There are also very significant – and very similar – issues ahead for Ireland.
Wage adjustment seems more possible in Ireland than in Greece.
It is crucial to note that the crisis in Ireland was not caused by fiscal irresponsibility, but by an over-expansion of bank lending. This has, nevertheless, led to an overhang of debt which is worse in Ireland than in Greece, in per-capita terms, although the debt is bank debt, rather than public debt. To solve this problem will almost certainly require two things. First the Irish state will need to nationalize Irish banks in some way, thereby taking onto the public balance sheet the foreign obligations of these banks – a lot of which are obligations to French and German banks. Then, second, a solution will also almost certainly require that this debt of the Irish state is, in turn, taken over by the EFSF, at a discount, in the same way as was discussed above for Greece.
• Learning the lessons for the Eurozone
What has happened in the last few months in both Greece and Ireland poses deep political challenges for Europe as a whole, not just for these two countries. Many commentators now believe that the European Monetary Union will break up unless there is much greater degree of integration of economic policy-making within Europe. The resulting policy system will need to prevent the kind of fiscal laxity that drove Greece to the edge of a financial precipice. It will also need to prevent the kind of banking laxity that has done the same thing in Ireland, and also in Spain.
There are large challenges ahead for those who design this new policy system. The misguided Stability and Growth Pact must be augmented by a new approach to fiscal policy, and to financial regulation. That new approach must be comprehensive enough to guard against difficulties like those in Ireland and Spain, where fiscal irresponsibility was not the cause of crisis, and where fiscal discipline alone will not be a remedy. The new European policy system which has recently been proposed by the European Commission does not seem adequate for this task. (See: http://www.europarl.europa.eu/en/pressroom/content/20110124IPR12356/html/Economic-governance-not-just-repairs-but-a-thorough-overhaul)
Furthermore, the crisis has revealed an even deeper difficulty, one which has been slow to reveal itself. For all of the ten years since the euro was formed, Germany has determinedly cut its cost and wage levels. The result has been a super-competitive Germany that is now taking demand away from other countries within the Eurozone – not just from Greece and Ireland, but also from Portugal, Spain, and Italy – at a time when these countries are in need of economic recovery.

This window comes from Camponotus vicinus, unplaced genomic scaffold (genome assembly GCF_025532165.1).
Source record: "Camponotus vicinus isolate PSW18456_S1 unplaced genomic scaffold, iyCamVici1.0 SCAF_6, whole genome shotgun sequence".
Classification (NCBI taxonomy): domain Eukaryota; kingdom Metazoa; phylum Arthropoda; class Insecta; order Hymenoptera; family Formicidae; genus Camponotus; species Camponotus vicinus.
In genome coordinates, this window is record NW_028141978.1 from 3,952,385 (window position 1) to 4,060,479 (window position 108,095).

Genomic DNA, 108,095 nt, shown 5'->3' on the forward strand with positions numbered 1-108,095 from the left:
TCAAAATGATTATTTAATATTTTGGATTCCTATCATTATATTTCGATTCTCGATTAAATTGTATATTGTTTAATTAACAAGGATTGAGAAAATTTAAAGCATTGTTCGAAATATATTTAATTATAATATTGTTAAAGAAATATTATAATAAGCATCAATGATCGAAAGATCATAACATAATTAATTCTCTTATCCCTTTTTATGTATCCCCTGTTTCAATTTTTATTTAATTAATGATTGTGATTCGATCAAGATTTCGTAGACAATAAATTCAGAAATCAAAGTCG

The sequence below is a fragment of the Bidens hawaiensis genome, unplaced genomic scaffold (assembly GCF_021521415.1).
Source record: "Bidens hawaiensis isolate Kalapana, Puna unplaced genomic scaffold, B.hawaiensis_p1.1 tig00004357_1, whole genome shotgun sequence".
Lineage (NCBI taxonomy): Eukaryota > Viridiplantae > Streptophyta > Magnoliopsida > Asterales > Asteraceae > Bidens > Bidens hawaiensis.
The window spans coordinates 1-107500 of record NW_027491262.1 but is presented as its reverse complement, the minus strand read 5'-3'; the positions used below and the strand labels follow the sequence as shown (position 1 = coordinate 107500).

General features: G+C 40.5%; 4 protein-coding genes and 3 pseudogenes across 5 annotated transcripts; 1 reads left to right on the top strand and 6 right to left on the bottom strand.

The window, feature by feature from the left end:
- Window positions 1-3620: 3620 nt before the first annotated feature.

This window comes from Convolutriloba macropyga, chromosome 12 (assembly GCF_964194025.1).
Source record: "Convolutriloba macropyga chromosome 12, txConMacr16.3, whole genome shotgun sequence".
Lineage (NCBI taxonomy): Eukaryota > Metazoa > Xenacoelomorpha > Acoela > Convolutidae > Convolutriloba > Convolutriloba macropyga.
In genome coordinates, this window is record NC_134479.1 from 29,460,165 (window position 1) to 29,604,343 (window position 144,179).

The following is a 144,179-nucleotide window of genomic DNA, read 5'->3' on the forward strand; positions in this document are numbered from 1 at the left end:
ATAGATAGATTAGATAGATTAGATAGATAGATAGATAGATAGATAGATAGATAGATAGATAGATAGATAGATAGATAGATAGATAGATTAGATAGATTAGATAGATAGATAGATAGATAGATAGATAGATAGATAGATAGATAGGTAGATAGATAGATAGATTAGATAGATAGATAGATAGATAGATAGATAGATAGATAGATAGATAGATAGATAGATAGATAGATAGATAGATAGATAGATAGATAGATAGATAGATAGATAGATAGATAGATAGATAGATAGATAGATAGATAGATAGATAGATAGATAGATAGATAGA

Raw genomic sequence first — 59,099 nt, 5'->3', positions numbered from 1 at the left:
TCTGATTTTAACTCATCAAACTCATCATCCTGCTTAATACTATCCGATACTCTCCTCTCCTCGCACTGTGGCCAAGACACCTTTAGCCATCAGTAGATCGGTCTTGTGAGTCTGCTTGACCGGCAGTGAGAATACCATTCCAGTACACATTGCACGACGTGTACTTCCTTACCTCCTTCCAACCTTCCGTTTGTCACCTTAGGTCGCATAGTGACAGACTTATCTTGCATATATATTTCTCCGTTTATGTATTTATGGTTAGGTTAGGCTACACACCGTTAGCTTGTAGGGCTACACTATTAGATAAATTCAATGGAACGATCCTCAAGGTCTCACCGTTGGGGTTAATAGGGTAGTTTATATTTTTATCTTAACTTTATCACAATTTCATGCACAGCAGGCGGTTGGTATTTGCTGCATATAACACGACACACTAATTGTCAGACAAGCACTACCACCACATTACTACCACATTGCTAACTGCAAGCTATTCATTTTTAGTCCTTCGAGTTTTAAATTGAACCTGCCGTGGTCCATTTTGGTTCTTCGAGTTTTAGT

German policymakers have, at the same time, insisted that German domestic demand be held down to make room for this foreign demand. This unilateral policy has led to a growing German surplus within Europe, and to a reduction in the growth of overall demand in Europe. As a result of this policy, Europe faces a slow-growth future. It is now essential that Germany implement policies to foster rapid growth in domestic demand. Germany will need to choose whether to bring about this growth through greater fiscal laxity – which will be resisted politically – or through more rapid market reforms – which will also be politically difficult. Despite these political difficulties, it is essential that one of these policy responses be implemented. This choice is something which Germany must not evade, however great the domestic political costs that it faces.
German insistence on the right of Germany to make policies in its own interest, whilst disregarding the interests of other countries within EMU, is creating a situation in which the EMU may become unworkable. This difficulty has culminated in a constitutional provision, enacted last year that will, within a few years, prevent Germany from running any significant budget deficits at all. Such a constitutional enactment appears to be entirely improper. It should not be possible for one member of a monetary union to change the rules of that union, unilaterally, and it should especially not be possible for this to be done by constitutional means. The effect of this provision will be that, if German private sector expenditure remains cautious, the problem which I describe above will become a permanent problem, written in stone.If Germany is to remain the hegemonic leader within the Eurozone, it must find a way of stepping up to the responsibilities that are required of it. Germany must overturn this constraint on its domestic demand.
• The Need for Quick Action
Naturally policymakers will find it difficult to think about the two-fold radical moves that I have proposed: first debt reduction and consolidated, coordinated wage cuts, in Greece and Ireland; and, second, greater expansion in Germany. However, if my analysis is right, such moves are needed, and needed fast.